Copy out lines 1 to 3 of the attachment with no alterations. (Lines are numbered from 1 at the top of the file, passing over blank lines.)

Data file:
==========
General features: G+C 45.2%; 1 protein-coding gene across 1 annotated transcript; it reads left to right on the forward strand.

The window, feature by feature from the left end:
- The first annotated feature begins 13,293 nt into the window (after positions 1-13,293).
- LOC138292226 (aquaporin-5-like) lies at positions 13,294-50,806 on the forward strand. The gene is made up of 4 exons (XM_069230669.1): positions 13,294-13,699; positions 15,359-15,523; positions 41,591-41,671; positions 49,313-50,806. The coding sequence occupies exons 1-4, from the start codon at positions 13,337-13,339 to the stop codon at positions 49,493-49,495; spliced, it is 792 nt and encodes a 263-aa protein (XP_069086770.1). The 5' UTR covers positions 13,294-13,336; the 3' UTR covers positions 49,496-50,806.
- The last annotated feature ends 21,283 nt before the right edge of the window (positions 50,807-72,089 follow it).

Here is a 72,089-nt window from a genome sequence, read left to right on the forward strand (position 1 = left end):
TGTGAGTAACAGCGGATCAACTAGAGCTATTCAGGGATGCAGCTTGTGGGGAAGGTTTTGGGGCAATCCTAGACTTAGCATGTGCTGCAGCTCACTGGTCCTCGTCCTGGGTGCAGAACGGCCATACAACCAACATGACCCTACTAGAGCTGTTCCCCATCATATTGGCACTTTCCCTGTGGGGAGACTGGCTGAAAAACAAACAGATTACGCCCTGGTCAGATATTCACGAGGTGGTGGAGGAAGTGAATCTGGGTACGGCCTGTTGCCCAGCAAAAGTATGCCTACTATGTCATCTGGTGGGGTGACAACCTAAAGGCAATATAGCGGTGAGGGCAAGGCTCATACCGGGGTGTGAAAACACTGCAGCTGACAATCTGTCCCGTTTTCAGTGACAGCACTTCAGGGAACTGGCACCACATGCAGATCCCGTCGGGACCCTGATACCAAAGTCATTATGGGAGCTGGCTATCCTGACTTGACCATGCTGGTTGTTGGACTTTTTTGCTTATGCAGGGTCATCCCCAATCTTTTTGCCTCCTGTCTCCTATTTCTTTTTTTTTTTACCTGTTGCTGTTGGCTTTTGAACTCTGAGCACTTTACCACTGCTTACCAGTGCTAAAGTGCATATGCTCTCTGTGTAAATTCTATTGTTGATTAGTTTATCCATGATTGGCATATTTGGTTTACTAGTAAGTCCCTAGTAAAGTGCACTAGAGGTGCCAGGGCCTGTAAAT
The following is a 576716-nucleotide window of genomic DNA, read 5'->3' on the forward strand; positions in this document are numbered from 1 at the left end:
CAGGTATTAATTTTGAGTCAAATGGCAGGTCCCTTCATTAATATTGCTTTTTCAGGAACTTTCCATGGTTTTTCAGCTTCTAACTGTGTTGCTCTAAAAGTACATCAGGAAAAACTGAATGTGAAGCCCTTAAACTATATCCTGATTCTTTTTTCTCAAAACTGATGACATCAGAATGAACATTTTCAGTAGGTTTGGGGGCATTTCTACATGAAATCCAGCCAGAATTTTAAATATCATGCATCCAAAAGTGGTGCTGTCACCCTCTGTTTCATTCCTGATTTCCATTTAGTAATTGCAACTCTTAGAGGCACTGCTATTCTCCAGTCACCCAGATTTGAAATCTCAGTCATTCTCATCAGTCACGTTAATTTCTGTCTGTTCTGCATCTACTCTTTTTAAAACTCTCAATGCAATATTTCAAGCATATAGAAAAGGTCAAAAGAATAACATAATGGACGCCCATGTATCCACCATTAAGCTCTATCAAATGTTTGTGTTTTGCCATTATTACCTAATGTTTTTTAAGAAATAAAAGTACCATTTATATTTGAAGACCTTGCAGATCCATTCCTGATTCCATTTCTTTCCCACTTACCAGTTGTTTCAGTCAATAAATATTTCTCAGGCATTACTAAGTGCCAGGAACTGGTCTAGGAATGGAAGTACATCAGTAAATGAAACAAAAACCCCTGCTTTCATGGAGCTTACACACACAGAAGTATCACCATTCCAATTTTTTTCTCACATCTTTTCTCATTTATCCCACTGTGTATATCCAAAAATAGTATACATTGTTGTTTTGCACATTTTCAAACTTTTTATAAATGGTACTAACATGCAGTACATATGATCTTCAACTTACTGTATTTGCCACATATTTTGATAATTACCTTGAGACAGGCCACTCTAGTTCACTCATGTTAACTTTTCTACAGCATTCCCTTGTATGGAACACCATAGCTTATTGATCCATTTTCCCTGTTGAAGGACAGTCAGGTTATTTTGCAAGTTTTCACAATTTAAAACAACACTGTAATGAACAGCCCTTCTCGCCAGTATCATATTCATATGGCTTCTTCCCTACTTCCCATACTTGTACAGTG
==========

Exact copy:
General features: G+C 45.2%; 1 protein-coding gene across 1 annotated transcript; it reads left to right on the forward strand.

The window, feature by feature from the left end:
- The first annotated feature begins 13,293 nt into the window (after positions 1-13,293).